Community based Animal health and welfare: (8 pages)
Page 5: Gender, Children and building peace
The August women's peace crusade & The July women's peace crusade 2001.
Pastoralist harmonisation initiative: second international meeting.
Breaking the spears and cooling the earth: an analytical review of the Pastoral Communities Harmonisation Initiative.
The herd instinct: children and livestock in the horn of Africa 1999.
The August women's peace crusade & The July women's peace crusade. 2001
Women as ambassadors of peace: an effective means of reducing cattle raiding among East African pastoralists?
Akabwai, D. CAPE, OAU , 2001
These articles looks at a CAPE inspired innitiative to use women as ambassadors of peace. Pastoralists in East Africa have considerable problem with cattle raiding and cross-border conflict. Women can play a particularly important role in diminishing this problem.
The articles finds that:
- women are powerful advocates for peace in the region
- in general pastoralists in this region are yearning for peace
The articles recommends that:
- members of the cluster should adhere to the peace pacts they have made between themselves
- acts of banditry should be reported to elders and government officials
- action should be taken against administrators and officials involved in raiding
- the two sides involved in conflict should stop the theft and widespread killing that are excused on the basis of retaliation
- animals stolen during the peace crusade must be returned by chiefs
- security should be tightened along the chief border areas by governments, to stop banditry along main roads
Pastoralist harmonisation initiative: second international meeting. How to harmonise pastoralism in Karamoja? Findings from a conference. 2001
Grace, D. CAPE, OAU , 2001
The Pastoral Harmonisation Meeting at Mbale was the second International Meeting convened by OAU/IBAR to support peace building in the Karamoja Cluster.
The key messages emerging from the 14 communities of the Karamoja cluster include:
- the communities acknowledge that the ultimate responsibility for peace lies with them
- governments must provide the services and security to which all citizens are entitled
- development agencies must listen more, and coordinate their activities better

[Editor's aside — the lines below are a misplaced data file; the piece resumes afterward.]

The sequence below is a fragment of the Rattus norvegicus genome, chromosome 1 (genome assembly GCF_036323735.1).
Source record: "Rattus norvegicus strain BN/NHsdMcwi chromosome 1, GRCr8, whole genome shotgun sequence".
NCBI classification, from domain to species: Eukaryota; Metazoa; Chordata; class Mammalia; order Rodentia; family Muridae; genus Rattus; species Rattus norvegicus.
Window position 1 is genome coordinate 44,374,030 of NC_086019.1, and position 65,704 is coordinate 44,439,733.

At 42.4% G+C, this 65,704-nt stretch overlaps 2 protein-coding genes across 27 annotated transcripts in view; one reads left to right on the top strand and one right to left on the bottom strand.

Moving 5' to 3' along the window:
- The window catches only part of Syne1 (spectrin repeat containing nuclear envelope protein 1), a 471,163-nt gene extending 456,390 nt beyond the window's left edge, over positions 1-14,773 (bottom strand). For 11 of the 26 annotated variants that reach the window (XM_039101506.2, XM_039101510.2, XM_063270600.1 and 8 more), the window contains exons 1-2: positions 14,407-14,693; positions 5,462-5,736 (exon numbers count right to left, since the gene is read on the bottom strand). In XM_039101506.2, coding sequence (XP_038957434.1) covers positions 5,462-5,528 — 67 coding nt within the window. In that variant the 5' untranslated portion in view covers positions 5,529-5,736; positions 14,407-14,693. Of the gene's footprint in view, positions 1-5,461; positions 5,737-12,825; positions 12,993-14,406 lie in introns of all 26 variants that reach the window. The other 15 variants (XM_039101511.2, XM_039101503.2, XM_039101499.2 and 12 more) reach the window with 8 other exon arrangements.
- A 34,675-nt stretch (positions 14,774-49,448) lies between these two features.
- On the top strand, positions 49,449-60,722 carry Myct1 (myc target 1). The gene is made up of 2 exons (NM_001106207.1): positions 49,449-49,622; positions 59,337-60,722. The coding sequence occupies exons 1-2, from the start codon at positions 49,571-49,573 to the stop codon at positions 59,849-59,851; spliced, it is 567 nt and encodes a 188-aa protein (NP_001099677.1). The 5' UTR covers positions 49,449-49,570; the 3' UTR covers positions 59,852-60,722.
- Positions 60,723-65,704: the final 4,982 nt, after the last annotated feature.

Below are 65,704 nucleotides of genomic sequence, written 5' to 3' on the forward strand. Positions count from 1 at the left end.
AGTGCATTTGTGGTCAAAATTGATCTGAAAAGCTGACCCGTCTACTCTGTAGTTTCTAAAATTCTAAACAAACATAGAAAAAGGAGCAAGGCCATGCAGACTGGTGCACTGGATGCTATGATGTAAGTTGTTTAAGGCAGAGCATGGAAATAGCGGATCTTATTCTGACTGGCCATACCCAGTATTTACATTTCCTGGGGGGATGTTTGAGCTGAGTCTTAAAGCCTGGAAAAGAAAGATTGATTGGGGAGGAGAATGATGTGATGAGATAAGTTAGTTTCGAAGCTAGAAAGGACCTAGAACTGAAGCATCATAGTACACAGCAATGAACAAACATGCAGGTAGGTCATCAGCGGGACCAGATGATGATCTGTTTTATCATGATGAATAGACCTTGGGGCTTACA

The key messages emerging from the development agencies working within the cluster include:
- genuine peace comes from within the communities
- peace is an ongoing process
The key messages emerging from parliamentarians of the cluster include:
- that they pledge support to regional initiatives for peace building
- that they will provide affirmative action through their respective governments on security, governance and rights for the peoples of the cluster.
Breaking the spears and cooling the earth: an analytical review of the Pastoral Communities Harmonisation Initiative. From community-based animal health to peace-maker: the shifting role of OAU/IBAR. 2001
Waithaka, D. CAPE, OAU , 2001
This article describes the role OAU/IBAR plays in peace-making among the Karamajong in Kenya, Uganda, Sudan and Ethiopia.
OAU/IBAR's main interaction was previously focused on eradicating rinderpest and other livestock diseases through community-based animal health approaches. However, the organisation has already won the confidence of the livestock owners in this area. People in this region now consider OAU/IBAR as a trustworthy partner.
This has led to the Pastoral Communities Harmonisation (PCH) initiative. This has:
- generated useful analyses of the situation
- brought out new insights into the problems of the pastoralists
- presribed potential solutions
- halted hostilities.
Available from: Publications Sales, Save the Children, 17 Grove Lane, London SE5 8RD, UK. www.savethechildren.org.uk
Summary: As a child-focused organisation, Save the Children must be able to demonstrate that its work makes a real difference to children's lives. While it is generally accepted that projects in sectors such as education and health offer obvious benefits to children, the links between livestock-related work and child welfare are not always understood. This working paper looks at pastoralist communities in the Horn of Africa and describes the fundamental ways in which the ownership of animals affects children, both positively and negatively. The paper focuses on basic needs in communities that have been increasingly marginalised, experienced long-term conflict and suffered recurrent food security problems.
Using case studies from Save the Children projects in south-east Ethiopia, the paper shows how livestock projects can be developed according to local priorities, capacity and knowledge. It also offers suggestions for learning more about the impact of livestock projects, both on communities as a whole and on the children living in these communities.
The paper concludes that practical experience in community-based approaches to livestock development is crucial when working with pastoralists. Crucially, pastoralists and their children are highly dependent on livestock as sources of food, income and social well-being. As livestock problems are often a local priority, animal health or similar initiatives can be a useful entry point for understanding a range of issues affecting pastoral livelihoods.
The paper will be useful for readers who wish to learn more about the role of animals in herding communities.
Community-based animal healthcare pages:page 1: articles (full list), books, networks and other resources
page 2: community animal healthcare
page 3: EVK / EVM / local knowledge
page 4: participatory methods
page 5: gender, children and building peace
page 6: policy
page 7: livelihoods
page 8: other